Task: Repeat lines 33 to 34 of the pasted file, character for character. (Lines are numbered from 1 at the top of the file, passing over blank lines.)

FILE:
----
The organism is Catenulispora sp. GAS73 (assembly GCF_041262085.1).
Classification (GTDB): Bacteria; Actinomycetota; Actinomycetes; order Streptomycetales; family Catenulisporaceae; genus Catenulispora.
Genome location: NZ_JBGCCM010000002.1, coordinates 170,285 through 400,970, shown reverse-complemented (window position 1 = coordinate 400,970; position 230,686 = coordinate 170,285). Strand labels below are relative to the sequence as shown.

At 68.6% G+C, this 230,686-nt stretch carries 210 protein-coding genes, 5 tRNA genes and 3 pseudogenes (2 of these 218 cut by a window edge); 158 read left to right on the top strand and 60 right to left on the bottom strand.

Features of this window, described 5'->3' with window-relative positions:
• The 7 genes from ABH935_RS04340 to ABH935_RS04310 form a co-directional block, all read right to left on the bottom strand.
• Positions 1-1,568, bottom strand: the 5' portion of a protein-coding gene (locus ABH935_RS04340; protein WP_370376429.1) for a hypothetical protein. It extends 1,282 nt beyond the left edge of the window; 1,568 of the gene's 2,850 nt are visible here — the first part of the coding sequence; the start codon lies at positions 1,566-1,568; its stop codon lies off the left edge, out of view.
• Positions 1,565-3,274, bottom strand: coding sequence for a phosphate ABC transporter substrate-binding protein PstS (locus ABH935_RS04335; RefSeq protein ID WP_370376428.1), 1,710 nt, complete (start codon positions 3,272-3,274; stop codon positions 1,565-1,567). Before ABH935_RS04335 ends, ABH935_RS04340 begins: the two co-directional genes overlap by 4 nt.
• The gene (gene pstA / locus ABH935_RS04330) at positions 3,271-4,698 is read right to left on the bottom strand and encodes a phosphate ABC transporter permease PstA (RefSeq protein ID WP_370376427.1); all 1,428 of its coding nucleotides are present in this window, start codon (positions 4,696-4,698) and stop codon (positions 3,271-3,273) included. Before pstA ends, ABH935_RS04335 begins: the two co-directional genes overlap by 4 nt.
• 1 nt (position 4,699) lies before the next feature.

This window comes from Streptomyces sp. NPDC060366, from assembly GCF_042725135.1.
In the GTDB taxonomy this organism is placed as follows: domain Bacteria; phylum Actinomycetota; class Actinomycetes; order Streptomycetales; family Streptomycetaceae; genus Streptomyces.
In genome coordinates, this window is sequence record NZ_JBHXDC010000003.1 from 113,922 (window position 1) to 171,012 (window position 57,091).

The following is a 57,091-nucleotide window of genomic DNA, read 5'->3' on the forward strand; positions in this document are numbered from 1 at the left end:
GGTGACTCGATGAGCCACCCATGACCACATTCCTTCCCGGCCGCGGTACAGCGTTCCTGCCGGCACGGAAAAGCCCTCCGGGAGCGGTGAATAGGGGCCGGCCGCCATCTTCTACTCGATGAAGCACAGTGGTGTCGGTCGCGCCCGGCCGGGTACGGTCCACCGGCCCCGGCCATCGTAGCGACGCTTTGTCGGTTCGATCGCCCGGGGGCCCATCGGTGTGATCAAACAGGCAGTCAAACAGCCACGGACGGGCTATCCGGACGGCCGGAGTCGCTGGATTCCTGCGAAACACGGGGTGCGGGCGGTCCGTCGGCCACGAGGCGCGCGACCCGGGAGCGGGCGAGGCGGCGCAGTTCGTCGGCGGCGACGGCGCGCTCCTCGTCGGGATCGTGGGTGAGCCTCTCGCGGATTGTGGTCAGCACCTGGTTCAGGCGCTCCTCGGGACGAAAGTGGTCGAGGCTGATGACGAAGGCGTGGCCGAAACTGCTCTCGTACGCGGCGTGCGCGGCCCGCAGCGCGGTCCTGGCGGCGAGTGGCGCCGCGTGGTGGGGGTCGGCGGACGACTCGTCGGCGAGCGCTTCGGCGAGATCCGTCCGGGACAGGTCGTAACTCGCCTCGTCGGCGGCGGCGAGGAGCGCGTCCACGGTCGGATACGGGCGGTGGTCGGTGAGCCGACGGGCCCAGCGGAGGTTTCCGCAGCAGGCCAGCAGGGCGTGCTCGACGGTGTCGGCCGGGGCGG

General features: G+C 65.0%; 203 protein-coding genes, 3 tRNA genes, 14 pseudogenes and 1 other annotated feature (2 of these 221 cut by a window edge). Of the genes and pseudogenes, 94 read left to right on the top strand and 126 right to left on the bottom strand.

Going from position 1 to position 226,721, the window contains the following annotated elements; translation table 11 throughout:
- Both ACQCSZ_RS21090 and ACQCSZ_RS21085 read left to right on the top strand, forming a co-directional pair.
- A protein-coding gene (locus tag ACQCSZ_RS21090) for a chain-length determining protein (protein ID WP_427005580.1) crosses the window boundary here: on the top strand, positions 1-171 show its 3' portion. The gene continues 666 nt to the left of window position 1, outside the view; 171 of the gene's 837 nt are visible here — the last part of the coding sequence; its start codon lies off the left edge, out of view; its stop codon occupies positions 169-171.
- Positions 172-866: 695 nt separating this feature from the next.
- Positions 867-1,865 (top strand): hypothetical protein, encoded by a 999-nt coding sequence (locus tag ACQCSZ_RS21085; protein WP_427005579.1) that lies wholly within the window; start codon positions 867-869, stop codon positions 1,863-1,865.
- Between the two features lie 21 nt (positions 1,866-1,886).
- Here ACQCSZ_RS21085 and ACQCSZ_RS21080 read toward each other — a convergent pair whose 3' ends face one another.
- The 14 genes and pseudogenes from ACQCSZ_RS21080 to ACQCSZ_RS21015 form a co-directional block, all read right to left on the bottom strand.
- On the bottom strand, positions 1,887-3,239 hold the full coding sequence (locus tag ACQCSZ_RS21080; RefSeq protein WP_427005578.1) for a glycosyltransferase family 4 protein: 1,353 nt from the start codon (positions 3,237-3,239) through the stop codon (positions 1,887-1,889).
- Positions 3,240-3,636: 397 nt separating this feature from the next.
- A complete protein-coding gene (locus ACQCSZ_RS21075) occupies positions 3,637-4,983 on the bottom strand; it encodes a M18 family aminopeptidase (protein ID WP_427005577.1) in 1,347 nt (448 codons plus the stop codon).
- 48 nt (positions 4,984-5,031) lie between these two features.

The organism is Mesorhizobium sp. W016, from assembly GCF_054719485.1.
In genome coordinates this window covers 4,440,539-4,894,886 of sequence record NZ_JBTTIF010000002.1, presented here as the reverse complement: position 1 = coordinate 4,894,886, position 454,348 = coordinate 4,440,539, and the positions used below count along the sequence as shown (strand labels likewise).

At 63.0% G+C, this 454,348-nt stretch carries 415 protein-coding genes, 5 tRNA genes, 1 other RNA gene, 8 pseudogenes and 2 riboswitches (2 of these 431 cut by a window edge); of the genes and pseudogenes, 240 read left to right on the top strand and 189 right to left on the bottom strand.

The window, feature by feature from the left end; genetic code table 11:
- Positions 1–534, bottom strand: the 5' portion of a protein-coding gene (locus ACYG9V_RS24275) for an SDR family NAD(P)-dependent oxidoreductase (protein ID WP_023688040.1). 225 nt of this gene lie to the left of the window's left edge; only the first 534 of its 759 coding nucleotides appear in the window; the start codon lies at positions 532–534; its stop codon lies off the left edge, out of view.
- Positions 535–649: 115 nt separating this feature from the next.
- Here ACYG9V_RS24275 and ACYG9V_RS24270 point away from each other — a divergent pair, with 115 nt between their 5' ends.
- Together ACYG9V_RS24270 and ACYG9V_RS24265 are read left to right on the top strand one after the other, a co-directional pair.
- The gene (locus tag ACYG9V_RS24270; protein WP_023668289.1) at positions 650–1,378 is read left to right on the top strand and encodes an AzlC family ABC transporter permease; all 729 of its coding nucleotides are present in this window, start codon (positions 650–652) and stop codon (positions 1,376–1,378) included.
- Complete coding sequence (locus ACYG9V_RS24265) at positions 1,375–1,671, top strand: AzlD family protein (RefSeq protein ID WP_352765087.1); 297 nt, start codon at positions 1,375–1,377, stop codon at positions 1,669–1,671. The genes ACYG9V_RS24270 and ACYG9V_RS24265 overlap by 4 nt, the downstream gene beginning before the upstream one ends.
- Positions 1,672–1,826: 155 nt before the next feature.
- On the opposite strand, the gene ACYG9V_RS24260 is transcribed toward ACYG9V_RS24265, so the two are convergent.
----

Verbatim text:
- Positions 1–534, bottom strand: the 5' portion of a protein-coding gene (locus ACYG9V_RS24275) for an SDR family NAD(P)-dependent oxidoreductase (protein ID WP_023688040.1). 225 nt of this gene lie to the left of the window's left edge; only the first 534 of its 759 coding nucleotides appear in the window; the start codon lies at positions 532–534; its stop codon lies off the left edge, out of view.
- Positions 535–649: 115 nt separating this feature from the next.